Patch Watch

Patch Watch: July’s Releases Fix June’s Issues

Included in the July 2017 cumulative update are several fixes precipitated by last month’s June updates. The 1703 release of KB4025342 includes the following fixes: It addresses an issue introduced by KB4022716 where Internet Explorer 11 may close unexpectedly when you visit some websites – this issue introduced by June’s security updates. It addresses an issue to improve MediaCreationTool.exe support for Setup Tourniquet scenarios. It addresses an issue with CoreMessaging.dll that may cause 32-bit apps to crash on the 64-bit version of the Windows OS. It addresses an an issue where Visual Studio or a WPF application may terminate unexpectedly (stops responding, followed by a crash) when running on a pen and/or touch enabled machine with Windows 10 Creators Update. It addresses an issue that causes the system to crash when certain USB devices are unplugged while the system is asleep. It addresses an issues with screen orientation that stops working after lid close and lid open transitions. It addresses an issue that causes .jpx and .jbig2 images to stop rendering in PDF files. It addresses an issue where users could not elevate to Administrator through the User Account Control (UAC) dialog when using a smart card. It addresses an issue where input using … Read More »

What To Do If You’ve Been Hacked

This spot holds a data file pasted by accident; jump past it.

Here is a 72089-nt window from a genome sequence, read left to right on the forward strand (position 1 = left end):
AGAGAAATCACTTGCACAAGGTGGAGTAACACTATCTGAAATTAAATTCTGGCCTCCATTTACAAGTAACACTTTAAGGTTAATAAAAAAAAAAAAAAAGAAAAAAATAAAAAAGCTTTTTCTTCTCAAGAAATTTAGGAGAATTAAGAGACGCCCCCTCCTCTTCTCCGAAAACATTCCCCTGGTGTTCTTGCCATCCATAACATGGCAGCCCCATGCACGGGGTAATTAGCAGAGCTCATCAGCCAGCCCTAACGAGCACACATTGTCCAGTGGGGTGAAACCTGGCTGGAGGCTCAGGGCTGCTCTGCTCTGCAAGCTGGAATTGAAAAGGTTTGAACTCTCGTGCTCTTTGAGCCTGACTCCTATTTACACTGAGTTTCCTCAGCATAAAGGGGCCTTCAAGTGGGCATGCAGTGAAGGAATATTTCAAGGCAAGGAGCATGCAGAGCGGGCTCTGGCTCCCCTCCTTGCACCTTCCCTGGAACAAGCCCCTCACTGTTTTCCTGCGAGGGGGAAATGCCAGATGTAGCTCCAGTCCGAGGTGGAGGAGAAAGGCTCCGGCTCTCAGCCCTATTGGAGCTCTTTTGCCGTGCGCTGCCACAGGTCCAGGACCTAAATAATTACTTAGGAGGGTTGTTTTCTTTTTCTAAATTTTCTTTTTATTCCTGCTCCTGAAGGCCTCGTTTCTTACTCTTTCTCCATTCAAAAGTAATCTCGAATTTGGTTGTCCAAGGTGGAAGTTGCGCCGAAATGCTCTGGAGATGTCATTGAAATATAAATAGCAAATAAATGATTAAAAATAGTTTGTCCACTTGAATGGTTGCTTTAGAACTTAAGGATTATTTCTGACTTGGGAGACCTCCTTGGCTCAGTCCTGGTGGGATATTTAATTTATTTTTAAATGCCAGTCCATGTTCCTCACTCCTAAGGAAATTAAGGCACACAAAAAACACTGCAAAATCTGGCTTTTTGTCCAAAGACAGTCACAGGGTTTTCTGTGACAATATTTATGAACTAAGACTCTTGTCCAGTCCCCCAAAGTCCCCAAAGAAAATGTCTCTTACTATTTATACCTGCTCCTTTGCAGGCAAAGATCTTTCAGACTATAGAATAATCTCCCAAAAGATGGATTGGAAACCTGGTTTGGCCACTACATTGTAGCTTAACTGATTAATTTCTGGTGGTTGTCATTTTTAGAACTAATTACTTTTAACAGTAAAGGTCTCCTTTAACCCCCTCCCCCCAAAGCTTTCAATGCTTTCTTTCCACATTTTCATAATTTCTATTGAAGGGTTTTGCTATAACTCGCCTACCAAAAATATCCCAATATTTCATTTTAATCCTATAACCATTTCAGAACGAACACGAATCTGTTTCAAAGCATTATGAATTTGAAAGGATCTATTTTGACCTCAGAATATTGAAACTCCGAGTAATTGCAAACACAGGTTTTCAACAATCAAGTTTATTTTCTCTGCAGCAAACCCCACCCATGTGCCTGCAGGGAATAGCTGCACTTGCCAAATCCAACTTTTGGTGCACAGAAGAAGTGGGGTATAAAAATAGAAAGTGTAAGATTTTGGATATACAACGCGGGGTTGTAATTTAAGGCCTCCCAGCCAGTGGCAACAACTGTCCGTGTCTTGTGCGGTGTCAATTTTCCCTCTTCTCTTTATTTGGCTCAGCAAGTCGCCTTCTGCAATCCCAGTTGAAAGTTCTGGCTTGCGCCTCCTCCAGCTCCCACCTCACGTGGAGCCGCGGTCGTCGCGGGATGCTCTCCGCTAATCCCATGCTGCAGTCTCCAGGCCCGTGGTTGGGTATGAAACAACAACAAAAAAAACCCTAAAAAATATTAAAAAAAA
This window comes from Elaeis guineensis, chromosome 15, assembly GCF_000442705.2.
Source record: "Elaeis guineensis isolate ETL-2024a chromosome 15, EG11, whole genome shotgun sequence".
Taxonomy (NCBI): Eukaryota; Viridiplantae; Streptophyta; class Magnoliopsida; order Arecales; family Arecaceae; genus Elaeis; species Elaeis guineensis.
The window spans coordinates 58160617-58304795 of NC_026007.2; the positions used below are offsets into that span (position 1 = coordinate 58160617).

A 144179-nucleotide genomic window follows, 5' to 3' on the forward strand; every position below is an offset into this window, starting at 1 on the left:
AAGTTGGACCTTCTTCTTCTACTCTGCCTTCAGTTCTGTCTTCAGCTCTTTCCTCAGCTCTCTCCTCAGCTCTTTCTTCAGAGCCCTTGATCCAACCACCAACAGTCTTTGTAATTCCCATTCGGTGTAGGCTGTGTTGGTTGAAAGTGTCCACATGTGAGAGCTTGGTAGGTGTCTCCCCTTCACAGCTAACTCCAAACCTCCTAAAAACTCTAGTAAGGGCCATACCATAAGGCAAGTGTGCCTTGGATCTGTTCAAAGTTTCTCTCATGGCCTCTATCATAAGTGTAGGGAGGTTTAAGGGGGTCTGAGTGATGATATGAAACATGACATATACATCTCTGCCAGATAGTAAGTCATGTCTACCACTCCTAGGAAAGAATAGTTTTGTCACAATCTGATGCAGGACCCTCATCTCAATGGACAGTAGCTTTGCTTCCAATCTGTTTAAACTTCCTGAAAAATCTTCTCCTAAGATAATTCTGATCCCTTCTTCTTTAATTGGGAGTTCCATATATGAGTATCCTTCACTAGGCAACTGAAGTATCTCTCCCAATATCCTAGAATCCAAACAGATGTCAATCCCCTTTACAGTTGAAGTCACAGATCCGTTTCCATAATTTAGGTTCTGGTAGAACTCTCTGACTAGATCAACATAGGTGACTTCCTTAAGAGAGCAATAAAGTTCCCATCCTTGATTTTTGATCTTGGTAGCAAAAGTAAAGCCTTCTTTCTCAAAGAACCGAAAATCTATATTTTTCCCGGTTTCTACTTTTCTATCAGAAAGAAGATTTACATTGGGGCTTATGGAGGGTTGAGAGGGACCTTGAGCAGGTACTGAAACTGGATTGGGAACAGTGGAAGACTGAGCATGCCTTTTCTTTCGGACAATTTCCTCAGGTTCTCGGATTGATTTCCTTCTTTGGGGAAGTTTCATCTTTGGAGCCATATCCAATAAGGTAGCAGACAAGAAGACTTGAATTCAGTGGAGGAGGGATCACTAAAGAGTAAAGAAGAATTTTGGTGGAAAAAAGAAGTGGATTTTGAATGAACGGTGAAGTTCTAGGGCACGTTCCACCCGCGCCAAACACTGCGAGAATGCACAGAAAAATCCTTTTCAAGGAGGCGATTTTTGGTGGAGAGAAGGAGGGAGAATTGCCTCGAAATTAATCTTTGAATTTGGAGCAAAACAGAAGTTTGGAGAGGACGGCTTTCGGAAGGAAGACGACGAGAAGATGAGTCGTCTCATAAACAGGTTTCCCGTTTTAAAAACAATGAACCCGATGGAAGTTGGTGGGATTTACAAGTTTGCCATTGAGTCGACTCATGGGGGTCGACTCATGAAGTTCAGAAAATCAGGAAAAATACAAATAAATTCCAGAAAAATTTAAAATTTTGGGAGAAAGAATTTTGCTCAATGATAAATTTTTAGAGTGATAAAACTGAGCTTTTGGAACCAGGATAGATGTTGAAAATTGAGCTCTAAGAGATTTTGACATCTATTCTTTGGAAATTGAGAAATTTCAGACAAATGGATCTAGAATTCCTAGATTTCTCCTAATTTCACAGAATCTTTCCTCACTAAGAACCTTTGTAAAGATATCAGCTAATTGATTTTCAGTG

NOTE: For the second time in two months, Windows users are susceptible to a global malware attack. To protect yourself against this one, called Petya, I recommend reviewing my articles “What You Need to Know to Protect Yourself from Ransomware” and “When You Should Disable Server Message Block v1.” Signs You’ve Been Hacked It’s either easy or hard to determine if you’ve been hacked. In the case of ransomware, it’s extremely easy to know when you’ve been hacked: You get a request for money. However, the goal of most of the best hackers is to leave you blissfully ignorant of any wrongdoing. This way, your machine and your network access remains a resource for them to exploit. For example, the NSA tools that were recently released to the public were designed to allow for silent access to a system. The exploits released back in April have been patched by Microsoft, but they point out the goal of these nation-state attackers is to be stealthy and covert. So then if the goal of these tools are to be silent, how can you then know when you have been attacked? This is often the hardest of all – often you only know if … Read More »